Since she graduated from university at the age of 23 with a Bachelor of Laws degree (LL.B. (Hons)), Judicial Justice Susheela Joseph-Tiwary has wanted to obtain her Masters of Laws (LL.M.) degree from the University of London, England. About three and a half years ago, she decided she had to find the time to realize her dream, despite her day to day family and sitting responsibilities. In about December, 2012 she enrolled in that university’s prestigious international LL.M. program.
The program required her to complete 16 modules from four courses within five years using distance learning methods. It entailed self-study with written examinations twice a year. She completed the program and obtained her LL.M. with a merit pass and a specialization in International Business Law in just two and a half years.
When asked how she managed such an accomplishment while working full time as a Provincial Court judicial justice, JJ Joseph-Tiwary gave this explanation.
“My careful choice of subjects like Insurance law, a field in which I had previously worked, assisted somewhat. Additionally, I chose Marine Insurance and Admiralty Law, subjects with a relation to each other and to Insurance. These choices made it possible to specialize either in Common Law or International Business Law.
The similarities in subject matter also gave me an added degree of confidence - Marine Insurance, for instance, is a specialized field of Insurance Law. Content-wise, it was an interesting experience because I had not taken any of these subjects during my undergraduate studies.
New consumer oriented insurance legislation came into force in Britain just before I wrote the exams, and this proved helpful as it gave me greater scope for critical analysis when answering essay questions. Perhaps surprisingly, reading Admiralty case law also helped with my work when I was assigned to hear several Canada Shipping Act matters, some of them quite contentious!
I believe I gained confidence as I went on because I chose to do Human Rights as my final subject, something totally unrelated to my first three courses. This satisfied a long-cherished desire to study human rights, not available to me at the undergraduate level, and as a Provincial Court judicial justice I now had the added incentive that it would help with my daily dealings with the public.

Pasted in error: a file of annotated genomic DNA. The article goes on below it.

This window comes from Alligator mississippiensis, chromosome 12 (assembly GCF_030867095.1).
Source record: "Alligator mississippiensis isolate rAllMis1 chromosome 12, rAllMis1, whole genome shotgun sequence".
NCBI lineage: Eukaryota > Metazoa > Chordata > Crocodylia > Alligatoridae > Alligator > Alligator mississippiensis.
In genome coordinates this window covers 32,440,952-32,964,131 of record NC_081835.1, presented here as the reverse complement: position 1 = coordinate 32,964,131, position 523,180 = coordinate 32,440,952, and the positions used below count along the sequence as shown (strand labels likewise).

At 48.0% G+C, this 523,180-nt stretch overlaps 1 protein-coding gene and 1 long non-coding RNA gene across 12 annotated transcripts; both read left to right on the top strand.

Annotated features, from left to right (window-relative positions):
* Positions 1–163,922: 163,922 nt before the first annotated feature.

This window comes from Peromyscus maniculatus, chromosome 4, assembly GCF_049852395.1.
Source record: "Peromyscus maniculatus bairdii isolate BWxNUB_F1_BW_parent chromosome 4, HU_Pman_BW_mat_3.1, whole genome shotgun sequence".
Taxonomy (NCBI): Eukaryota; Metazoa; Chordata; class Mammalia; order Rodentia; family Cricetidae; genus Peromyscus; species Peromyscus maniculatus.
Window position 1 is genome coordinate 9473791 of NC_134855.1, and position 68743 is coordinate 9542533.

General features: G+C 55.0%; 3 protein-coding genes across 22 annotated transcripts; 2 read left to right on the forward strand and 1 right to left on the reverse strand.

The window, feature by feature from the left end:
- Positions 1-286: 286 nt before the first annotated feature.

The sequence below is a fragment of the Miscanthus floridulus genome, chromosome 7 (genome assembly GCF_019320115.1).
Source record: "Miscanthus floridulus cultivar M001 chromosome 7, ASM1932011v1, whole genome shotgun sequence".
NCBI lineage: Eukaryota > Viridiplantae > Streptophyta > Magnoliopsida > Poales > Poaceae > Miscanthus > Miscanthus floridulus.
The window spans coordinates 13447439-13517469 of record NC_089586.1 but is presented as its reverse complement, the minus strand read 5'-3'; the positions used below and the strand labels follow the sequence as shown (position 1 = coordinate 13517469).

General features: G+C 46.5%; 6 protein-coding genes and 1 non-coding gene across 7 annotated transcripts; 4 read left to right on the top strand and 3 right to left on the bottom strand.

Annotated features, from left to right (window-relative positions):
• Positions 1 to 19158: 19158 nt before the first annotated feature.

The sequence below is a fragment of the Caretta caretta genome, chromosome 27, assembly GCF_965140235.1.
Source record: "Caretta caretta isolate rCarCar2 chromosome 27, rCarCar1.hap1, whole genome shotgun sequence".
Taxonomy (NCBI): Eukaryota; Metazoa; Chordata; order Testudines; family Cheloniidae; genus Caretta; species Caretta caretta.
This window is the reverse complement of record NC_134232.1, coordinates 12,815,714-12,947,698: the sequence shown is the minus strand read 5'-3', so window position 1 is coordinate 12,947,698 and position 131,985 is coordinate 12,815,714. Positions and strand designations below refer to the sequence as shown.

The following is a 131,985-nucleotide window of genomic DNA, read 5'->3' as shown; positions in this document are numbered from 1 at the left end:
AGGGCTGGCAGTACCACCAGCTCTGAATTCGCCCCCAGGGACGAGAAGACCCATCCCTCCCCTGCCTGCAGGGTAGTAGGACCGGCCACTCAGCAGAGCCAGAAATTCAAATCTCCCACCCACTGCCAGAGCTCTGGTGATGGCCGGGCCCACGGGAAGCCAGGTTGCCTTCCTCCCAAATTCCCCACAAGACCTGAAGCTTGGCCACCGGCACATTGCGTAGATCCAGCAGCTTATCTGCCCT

One of the reservations I had in embarking on this challenge was that I have a special needs adult son. I was concerned that my preoccupation with a post graduate course could impact him adversely and that feelings of guilt could ultimately cause me to fail.
However, the program’s use of distance learning modules meant I could pace myself. My only time-lines were the examinations and any constraints that I chose to assume. Most of my studying was done evenings from about 9:00 p.m. to midnight, if the next day was a work day, or to 3:00 or 5:00 a.m. many Fridays and Saturdays. My husband took on responsibilities for the home and fortunately insisted I take breaks from my books.
I found unexpected support that belied my earlier fears. My special needs son volunteered to print my reading material, saving me a great deal of time. He was particularly helpful when, part way through the course, a prescribed text was changed to a voluminous one available only online. Time and again, he helped me with software challenges, and was also game to scout some required and further readings on the internet and paste them on the desktop for easy perusal of content.
In the end, it was time well spent and a pleasant experience to have obtained the Master of Laws. My only regret is that I did not attempt more human rights courses. The University of London has continuously expanded its options available to students. Just recently, following student feedback, online tutorials have been introduced, providing students the ability to pose questions.”
Although Judicial Justice Joseph-Tiwary makes it sound easy, achieving her goal required discipline and dedication. The Provincial Court is proud of her accomplishment.